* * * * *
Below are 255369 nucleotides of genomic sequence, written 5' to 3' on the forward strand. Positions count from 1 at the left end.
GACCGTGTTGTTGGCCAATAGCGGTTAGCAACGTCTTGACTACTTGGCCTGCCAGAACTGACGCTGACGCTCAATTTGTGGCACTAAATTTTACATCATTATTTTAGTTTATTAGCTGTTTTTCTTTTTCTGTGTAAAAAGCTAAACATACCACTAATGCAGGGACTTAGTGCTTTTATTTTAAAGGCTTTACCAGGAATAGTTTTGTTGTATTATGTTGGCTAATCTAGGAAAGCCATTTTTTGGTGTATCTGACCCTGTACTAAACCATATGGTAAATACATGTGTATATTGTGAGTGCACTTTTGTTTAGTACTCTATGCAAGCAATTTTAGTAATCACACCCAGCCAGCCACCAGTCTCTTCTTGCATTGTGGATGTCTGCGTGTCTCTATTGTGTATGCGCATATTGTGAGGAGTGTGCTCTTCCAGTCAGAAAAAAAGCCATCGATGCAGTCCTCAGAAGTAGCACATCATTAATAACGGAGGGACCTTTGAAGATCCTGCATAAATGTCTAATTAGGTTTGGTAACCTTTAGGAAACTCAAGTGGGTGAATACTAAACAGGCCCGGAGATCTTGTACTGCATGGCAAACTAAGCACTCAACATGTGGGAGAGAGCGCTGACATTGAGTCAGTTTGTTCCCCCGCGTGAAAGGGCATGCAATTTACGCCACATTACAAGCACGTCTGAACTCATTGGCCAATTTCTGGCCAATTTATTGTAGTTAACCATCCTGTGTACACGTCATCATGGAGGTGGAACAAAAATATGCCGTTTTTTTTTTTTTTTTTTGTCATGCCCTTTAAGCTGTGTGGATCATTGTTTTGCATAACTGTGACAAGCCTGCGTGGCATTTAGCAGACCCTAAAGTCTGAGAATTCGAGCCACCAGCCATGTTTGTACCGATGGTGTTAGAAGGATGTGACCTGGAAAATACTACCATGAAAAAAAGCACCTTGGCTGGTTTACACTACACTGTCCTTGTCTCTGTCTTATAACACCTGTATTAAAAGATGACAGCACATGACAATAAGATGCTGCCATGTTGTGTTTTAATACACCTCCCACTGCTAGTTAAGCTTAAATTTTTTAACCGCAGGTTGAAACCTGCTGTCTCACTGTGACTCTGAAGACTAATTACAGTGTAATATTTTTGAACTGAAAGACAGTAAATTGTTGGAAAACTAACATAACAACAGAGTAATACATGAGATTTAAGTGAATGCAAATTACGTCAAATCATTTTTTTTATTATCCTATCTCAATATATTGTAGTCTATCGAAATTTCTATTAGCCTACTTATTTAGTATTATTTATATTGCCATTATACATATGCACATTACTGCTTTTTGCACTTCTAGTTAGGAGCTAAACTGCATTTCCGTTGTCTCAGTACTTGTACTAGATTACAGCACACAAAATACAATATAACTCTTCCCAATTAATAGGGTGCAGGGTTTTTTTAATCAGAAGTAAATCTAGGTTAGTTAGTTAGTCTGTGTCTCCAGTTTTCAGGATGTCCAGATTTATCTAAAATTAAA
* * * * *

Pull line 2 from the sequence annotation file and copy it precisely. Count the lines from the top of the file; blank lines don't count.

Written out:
GACCGTGTTGTTGGCCAATAGCGGTTAGCAACGTCTTGACTACTTGGCCTGCCAGAACTGACGCTGACGCTCAATTTGTGGCACTAAATTTTACATCATTATTTTAGTTTATTAGCTGTTTTTCTTTTTCTGTGTAAAAAGCTAAACATACCACTAATGCAGGGACTTAGTGCTTTTATTTTAAAGGCTTTACCAGGAATAGTTTTGTTGTATTATGTTGGCTAATCTAGGAAAGCCATTTTTTGGTGTATCTGACCCTGTACTAAACCATATGGTAAATACATGTGTATATTGTGAGTGCACTTTTGTTTAGTACTCTATGCAAGCAATTTTAGTAATCACACCCAGCCAGCCACCAGTCTCTTCTTGCATTGTGGATGTCTGCGTGTCTCTATTGTGTATGCGCATATTGTGAGGAGTGTGCTCTTCCAGTCAGAAAAAAAGCCATCGATGCAGTCCTCAGAAGTAGCACATCATTAATAACGGAGGGACCTTTGAAGATCCTGCATAAATGTCTAATTAGGTTTGGTAACCTTTAGGAAACTCAAGTGGGTGAATACTAAACAGGCCCGGAGATCTTGTACTGCATGGCAAACTAAGCACTCAACATGTGGGAGAGAGCGCTGACATTGAGTCAGTTTGTTCCCCCGCGTGAAAGGGCATGCAATTTACGCCACATTACAAGCACGTCTGAACTCATTGGCCAATTTCTGGCCAATTTATTGTAGTTAACCATCCTGTGTACACGTCATCATGGAGGTGGAACAAAAATATGCCGTTTTTTTTTTTTTTTTTTGTCATGCCCTTTAAGCTGTGTGGATCATTGTTTTGCATAACTGTGACAAGCCTGCGTGGCATTTAGCAGACCCTAAAGTCTGAGAATTCGAGCCACCAGCCATGTTTGTACCGATGGTGTTAGAAGGATGTGACCTGGAAAATACTACCATGAAAAAAAGCACCTTGGCTGGTTTACACTACACTGTCCTTGTCTCTGTCTTATAACACCTGTATTAAAAGATGACAGCACATGACAATAAGATGCTGCCATGTTGTGTTTTAATACACCTCCCACTGCTAGTTAAGCTTAAATTTTTTAACCGCAGGTTGAAACCTGCTGTCTCACTGTGACTCTGAAGACTAATTACAGTGTAATATTTTTGAACTGAAAGACAGTAAATTGTTGGAAAACTAACATAACAACAGAGTAATACATGAGATTTAAGTGAATGCAAATTACGTCAAATCATTTTTTTTATTATCCTATCTCAATATATTGTAGTCTATCGAAATTTCTATTAGCCTACTTATTTAGTATTATTTATATTGCCATTATACATATGCACATTACTGCTTTTTGCACTTCTAGTTAGGAGCTAAACTGCATTTCCGTTGTCTCAGTACTTGTACTAGATTACAGCACACAAAATACAATATAACTCTTCCCAATTAATAGGGTGCAGGGTTTTTTTAATCAGAAGTAAATCTAGGTTAGTTAGTTAGTCTGTGTCTCCAGTTTTCAGGATGTCCAGATTTATCTAAAATTAAA